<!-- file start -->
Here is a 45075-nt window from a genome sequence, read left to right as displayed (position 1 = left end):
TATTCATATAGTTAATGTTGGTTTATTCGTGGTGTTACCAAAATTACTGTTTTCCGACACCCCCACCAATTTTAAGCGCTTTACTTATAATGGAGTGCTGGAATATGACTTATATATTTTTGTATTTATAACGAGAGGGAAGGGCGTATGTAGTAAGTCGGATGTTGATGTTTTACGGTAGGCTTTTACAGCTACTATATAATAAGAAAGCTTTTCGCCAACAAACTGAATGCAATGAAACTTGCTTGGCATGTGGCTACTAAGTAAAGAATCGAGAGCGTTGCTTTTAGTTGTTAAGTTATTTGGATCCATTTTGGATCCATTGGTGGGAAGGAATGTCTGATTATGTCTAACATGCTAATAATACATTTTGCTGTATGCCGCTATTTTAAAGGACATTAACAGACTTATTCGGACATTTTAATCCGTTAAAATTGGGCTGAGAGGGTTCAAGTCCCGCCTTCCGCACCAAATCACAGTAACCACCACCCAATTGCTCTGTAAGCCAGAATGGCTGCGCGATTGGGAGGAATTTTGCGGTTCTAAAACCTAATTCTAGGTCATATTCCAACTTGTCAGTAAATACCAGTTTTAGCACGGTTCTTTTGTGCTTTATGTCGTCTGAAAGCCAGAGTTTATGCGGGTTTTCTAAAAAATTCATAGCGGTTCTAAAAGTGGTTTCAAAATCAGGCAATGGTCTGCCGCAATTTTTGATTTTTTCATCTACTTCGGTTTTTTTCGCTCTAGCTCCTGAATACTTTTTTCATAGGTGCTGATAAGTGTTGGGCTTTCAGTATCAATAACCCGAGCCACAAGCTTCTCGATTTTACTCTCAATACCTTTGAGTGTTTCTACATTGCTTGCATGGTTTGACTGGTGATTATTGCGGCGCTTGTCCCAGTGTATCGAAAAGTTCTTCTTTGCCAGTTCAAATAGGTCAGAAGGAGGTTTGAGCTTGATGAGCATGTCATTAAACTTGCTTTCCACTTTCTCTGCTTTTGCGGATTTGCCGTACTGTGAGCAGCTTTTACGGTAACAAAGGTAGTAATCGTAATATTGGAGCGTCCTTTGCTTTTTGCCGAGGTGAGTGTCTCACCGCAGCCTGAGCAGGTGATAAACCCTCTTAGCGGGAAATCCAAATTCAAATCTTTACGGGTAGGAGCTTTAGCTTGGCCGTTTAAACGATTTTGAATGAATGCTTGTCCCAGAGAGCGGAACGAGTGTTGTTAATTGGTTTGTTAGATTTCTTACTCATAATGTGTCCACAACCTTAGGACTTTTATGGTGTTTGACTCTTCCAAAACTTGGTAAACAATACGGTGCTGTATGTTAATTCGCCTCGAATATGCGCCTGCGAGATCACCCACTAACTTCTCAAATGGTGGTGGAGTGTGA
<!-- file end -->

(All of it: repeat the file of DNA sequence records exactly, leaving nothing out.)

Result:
Here is a 45075-nt window from a genome sequence, read left to right as displayed (position 1 = left end):
TATTCATATAGTTAATGTTGGTTTATTCGTGGTGTTACCAAAATTACTGTTTTCCGACACCCCCACCAATTTTAAGCGCTTTACTTATAATGGAGTGCTGGAATATGACTTATATATTTTTGTATTTATAACGAGAGGGAAGGGCGTATGTAGTAAGTCGGATGTTGATGTTTTACGGTAGGCTTTTACAGCTACTATATAATAAGAAAGCTTTTCGCCAACAAACTGAATGCAATGAAACTTGCTTGGCATGTGGCTACTAAGTAAAGAATCGAGAGCGTTGCTTTTAGTTGTTAAGTTATTTGGATCCATTTTGGATCCATTGGTGGGAAGGAATGTCTGATTATGTCTAACATGCTAATAATACATTTTGCTGTATGCCGCTATTTTAAAGGACATTAACAGACTTATTCGGACATTTTAATCCGTTAAAATTGGGCTGAGAGGGTTCAAGTCCCGCCTTCCGCACCAAATCACAGTAACCACCACCCAATTGCTCTGTAAGCCAGAATGGCTGCGCGATTGGGAGGAATTTTGCGGTTCTAAAACCTAATTCTAGGTCATATTCCAACTTGTCAGTAAATACCAGTTTTAGCACGGTTCTTTTGTGCTTTATGTCGTCTGAAAGCCAGAGTTTATGCGGGTTTTCTAAAAAATTCATAGCGGTTCTAAAAGTGGTTTCAAAATCAGGCAATGGTCTGCCGCAATTTTTGATTTTTTCATCTACTTCGGTTTTTTTCGCTCTAGCTCCTGAATACTTTTTTCATAGGTGCTGATAAGTGTTGGGCTTTCAGTATCAATAACCCGAGCCACAAGCTTCTCGATTTTACTCTCAATACCTTTGAGTGTTTCTACATTGCTTGCATGGTTTGACTGGTGATTATTGCGGCGCTTGTCCCAGTGTATCGAAAAGTTCTTCTTTGCCAGTTCAAATAGGTCAGAAGGAGGTTTGAGCTTGATGAGCATGTCATTAAACTTGCTTTCCACTTTCTCTGCTTTTGCGGATTTGCCGTACTGTGAGCAGCTTTTACGGTAACAAAGGTAGTAATCGTAATATTGGAGCGTCCTTTGCTTTTTGCCGAGGTGAGTGTCTCACCGCAGCCTGAGCAGGTGATAAACCCTCTTAGCGGGAAATCCAAATTCAAATCTTTACGGGTAGGAGCTTTAGCTTGGCCGTTTAAACGATTTTGAATGAATGCTTGTCCCAGAGAGCGGAACGAGTGTTGTTAATTGGTTTGTTAGATTTCTTACTCATAATGTGTCCACAACCTTAGGACTTTTATGGTGTTTGACTCTTCCAAAACTTGGTAAACAATACGGTGCTGTATGTTAATTCGCCTCGAATATGCGCCTGCGAGATCACCCACTAACTTCTCAAATGGTGGTGGAGTGTGA